Hey there, time traveller!
This article was published 11/7/2014 (1109 days ago), so information in it may no longer be current.
Hot, thirsty Brandonites were treated to free Slurpees yesterday, part of an annual promotion on July 11 — or 7/11.
The date also marks the unveiling of the Slurpee Capital of the World. That’s Winnipeg, if you’re in Winnipeg, or Manitoba if you’re outside of the city.
Once again, according to 7-Eleven, Manitobans slurped more of the frosty, sugary beverages than anywhere else in the world. It’s the 15th annual year that the province has hoisted the honour.
To mark the occasion, which coincides with the company’s 45th anniversary in Canada, 7-Elevens in Brandon handed out 4,500 free Slurpees — 1,500 at each store.
That many 355-ml Slurpees is the equivalent of nearly 1,600 litres of free Slurpee. That’s about 16 standard-sized bathtubs filled with Slurpee, but that’s a drop in the bucket compared to how many Slurpees are sold worldwide every year. The company says it can fill a dozen Olympic-sized swimming pools with Slurpee in an average year.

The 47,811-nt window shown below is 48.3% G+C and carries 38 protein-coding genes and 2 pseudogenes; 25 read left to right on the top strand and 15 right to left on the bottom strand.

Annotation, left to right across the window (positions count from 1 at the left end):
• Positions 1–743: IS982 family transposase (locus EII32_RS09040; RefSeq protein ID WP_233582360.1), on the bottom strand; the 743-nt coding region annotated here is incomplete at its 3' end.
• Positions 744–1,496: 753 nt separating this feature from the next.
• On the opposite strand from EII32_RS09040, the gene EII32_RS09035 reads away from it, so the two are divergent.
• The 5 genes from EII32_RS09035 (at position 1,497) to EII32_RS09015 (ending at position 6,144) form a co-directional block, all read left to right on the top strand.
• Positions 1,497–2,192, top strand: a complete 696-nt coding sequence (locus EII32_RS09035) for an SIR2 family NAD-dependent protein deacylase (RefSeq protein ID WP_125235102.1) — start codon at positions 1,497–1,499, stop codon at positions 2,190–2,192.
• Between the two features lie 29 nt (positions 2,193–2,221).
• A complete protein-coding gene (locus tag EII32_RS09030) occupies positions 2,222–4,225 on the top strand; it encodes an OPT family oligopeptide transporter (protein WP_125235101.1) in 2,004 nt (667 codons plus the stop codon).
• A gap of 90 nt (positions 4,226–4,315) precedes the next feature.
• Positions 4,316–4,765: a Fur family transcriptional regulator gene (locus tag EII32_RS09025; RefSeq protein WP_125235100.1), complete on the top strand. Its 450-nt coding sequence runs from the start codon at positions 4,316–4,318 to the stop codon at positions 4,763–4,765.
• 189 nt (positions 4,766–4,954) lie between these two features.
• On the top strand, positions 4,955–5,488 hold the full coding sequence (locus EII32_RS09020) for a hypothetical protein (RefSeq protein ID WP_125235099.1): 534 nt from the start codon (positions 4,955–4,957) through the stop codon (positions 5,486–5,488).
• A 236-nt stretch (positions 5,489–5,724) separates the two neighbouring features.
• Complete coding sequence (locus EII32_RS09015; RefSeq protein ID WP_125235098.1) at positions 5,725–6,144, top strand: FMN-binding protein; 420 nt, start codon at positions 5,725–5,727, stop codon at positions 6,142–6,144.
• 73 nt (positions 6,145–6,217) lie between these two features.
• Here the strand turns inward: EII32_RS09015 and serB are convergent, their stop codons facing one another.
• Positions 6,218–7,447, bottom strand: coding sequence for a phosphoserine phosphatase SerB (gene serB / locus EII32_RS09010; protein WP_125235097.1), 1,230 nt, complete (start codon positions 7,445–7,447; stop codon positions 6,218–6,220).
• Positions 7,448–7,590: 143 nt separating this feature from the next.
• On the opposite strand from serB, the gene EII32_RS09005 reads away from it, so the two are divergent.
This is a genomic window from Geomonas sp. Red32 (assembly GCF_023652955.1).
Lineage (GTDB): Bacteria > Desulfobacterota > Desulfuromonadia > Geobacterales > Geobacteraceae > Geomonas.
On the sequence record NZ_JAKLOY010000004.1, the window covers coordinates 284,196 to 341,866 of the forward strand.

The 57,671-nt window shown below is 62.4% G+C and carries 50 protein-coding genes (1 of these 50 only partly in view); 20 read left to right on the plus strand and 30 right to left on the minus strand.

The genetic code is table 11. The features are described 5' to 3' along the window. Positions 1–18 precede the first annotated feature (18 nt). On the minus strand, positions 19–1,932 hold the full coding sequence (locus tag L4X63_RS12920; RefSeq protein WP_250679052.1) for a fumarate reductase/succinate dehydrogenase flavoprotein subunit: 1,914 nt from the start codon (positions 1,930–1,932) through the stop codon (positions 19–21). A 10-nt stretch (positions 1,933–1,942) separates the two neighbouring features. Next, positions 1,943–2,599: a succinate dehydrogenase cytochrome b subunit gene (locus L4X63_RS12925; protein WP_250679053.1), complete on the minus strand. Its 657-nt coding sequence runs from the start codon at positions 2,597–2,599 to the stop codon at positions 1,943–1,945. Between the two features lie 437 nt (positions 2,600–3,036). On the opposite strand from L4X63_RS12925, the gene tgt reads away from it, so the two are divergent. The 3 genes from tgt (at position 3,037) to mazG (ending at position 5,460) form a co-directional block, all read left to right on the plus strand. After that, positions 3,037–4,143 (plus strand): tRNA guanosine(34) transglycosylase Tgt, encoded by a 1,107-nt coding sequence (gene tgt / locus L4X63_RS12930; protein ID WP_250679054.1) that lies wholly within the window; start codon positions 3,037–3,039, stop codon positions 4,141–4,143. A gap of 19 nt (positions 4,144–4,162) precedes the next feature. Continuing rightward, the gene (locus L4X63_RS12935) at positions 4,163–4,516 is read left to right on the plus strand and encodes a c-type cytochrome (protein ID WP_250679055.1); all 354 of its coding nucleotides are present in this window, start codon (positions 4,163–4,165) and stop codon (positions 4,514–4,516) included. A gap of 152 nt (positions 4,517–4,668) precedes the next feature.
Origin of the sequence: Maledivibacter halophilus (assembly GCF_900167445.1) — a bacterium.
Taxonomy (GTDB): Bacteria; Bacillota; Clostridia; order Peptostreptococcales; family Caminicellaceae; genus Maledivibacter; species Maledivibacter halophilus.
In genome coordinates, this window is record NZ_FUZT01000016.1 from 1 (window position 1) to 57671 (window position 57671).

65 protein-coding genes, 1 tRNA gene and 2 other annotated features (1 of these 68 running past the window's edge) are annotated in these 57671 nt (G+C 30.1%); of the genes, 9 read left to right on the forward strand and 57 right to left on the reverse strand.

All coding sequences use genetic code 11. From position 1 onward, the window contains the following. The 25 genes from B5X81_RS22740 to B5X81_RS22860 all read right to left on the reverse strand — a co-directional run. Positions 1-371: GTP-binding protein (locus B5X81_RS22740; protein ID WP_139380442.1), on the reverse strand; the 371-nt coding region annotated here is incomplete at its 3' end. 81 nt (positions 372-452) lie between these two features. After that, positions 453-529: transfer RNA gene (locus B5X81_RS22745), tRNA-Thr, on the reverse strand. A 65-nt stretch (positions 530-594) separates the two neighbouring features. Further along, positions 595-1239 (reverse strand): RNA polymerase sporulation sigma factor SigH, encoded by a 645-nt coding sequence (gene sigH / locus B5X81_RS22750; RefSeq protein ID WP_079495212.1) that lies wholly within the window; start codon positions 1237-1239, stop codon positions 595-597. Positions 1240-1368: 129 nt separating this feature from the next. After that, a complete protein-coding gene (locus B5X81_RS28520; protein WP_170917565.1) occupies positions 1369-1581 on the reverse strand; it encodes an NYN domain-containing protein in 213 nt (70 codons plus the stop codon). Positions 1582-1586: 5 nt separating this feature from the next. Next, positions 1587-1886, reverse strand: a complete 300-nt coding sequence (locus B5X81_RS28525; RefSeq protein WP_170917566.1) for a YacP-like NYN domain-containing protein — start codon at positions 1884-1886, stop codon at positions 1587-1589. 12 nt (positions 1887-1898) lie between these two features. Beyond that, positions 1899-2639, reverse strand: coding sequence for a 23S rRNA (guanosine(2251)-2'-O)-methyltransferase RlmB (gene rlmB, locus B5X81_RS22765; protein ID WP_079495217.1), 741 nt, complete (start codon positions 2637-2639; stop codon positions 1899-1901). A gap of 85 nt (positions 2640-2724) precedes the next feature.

Forty per cent of those are sold during the summer months of June through August, and half of all Slurpees are purchased between 4 p.m. and 11 p.m.
That makes summer afternoons and hot summer evenings peak time for the affliction known as “Brain Freeze,” although 7-Eleven says it’s medically known as “sphenopalatine ganglioneuralgia,” which translates as “nerve pain of the sphenopalatine ganglion,” i.e. the part where it hurts.
To celebrate the onset of the summer Slurpee selling season, 7-Eleven has also brought out a few seasonal flavours, including Mountain Dew’s Code Red, White Out and Super Nova.
But beware: the ingredient that makes a Slurpee stay slushy without getting frozen is sugar, and each of those free Slurpees contains about 40 grams of it. That’s like eating 10 sugar cubes —nearly double the World Health Organization’s recommendation for sugar in a day.
And that’s in a small size. The large, which is nearly 830 ml, contains closer to two dozen sugar cubes’ worth of glucose-fructose — the same ingredient known as high fructose corn syrup in the United States.
If you didn’t get your free Slurpee yesterday, there’s still a chance. Take a picture of yourself with one of the sugary drinks and post it to the Canada 7-Eleven Facebook page by midnight Sunday. Three people will win a $250 Slurpee gift card.
» Brandon Sun